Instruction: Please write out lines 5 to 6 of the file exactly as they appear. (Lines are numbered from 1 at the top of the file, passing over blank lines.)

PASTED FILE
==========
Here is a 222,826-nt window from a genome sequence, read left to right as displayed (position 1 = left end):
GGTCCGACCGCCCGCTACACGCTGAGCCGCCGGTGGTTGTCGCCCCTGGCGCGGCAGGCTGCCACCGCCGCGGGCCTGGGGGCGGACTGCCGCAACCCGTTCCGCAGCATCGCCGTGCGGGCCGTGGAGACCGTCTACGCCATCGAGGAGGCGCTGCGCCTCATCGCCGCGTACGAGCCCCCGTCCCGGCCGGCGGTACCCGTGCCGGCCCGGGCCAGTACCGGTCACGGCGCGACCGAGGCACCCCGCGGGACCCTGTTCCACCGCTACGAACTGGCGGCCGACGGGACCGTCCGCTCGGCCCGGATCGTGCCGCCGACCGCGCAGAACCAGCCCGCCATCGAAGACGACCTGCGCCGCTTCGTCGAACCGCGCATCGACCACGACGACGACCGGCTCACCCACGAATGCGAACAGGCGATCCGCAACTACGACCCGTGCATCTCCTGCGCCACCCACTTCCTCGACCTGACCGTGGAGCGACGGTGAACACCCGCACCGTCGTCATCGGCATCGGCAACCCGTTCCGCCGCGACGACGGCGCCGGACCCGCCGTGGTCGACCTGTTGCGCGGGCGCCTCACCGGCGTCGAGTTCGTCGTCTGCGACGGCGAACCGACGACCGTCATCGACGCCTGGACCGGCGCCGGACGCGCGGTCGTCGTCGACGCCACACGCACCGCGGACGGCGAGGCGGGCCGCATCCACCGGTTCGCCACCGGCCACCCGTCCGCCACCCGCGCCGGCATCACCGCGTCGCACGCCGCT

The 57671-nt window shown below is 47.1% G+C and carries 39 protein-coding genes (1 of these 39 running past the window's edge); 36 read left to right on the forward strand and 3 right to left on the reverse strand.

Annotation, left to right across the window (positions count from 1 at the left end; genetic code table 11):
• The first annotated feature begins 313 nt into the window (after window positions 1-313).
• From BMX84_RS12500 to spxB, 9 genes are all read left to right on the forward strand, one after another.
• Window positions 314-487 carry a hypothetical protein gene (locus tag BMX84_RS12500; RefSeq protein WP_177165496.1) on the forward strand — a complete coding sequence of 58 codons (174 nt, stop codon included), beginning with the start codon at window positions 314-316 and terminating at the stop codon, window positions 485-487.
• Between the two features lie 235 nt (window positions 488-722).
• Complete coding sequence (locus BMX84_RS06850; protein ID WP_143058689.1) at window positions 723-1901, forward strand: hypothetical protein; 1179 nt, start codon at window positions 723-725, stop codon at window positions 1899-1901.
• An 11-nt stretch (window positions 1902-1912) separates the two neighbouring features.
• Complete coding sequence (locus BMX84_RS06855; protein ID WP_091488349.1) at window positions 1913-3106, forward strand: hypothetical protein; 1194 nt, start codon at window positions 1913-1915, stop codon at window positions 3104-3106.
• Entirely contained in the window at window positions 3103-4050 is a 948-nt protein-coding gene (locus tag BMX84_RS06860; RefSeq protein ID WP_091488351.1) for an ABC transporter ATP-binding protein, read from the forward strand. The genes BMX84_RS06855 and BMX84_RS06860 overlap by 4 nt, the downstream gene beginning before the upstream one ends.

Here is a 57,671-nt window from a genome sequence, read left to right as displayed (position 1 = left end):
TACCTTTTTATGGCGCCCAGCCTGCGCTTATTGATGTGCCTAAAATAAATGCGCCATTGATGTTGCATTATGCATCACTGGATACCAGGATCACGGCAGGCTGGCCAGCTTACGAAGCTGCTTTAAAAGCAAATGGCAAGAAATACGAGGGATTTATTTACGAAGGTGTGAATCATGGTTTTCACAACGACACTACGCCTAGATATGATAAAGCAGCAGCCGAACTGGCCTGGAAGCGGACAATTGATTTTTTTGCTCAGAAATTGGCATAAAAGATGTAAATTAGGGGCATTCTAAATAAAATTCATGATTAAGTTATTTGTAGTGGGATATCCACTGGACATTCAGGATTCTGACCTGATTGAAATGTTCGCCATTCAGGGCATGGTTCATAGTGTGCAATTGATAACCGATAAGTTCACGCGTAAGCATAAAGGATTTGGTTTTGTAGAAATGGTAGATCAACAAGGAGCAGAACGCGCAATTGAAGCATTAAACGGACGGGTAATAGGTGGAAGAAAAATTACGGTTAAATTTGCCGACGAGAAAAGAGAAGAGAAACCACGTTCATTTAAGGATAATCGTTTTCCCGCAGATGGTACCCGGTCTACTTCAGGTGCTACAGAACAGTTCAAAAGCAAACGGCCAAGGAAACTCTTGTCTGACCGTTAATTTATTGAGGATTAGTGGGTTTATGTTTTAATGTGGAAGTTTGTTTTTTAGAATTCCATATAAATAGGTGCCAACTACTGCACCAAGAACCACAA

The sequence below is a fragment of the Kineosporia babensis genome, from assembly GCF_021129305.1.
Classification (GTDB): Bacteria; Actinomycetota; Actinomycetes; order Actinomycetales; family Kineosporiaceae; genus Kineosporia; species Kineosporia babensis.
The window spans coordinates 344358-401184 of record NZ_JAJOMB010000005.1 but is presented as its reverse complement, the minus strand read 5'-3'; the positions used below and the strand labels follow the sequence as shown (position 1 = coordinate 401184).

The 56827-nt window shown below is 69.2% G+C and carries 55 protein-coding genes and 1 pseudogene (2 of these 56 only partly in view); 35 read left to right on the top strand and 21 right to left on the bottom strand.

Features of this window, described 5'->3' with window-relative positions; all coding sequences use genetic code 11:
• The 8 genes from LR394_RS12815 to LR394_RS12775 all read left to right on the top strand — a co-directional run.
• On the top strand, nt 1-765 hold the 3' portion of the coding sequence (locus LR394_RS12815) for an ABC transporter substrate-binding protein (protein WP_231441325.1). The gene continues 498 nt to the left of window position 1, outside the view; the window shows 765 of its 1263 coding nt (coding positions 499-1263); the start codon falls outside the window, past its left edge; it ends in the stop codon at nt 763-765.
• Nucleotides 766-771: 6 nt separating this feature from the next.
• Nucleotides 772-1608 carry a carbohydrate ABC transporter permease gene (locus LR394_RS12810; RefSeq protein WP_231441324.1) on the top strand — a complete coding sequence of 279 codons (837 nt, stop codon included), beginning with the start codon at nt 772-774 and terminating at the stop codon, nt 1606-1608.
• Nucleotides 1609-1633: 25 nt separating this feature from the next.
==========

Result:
• The first annotated feature begins 313 nt into the window (after window positions 1-313).
• From BMX84_RS12500 to spxB, 9 genes are all read left to right on the forward strand, one after another.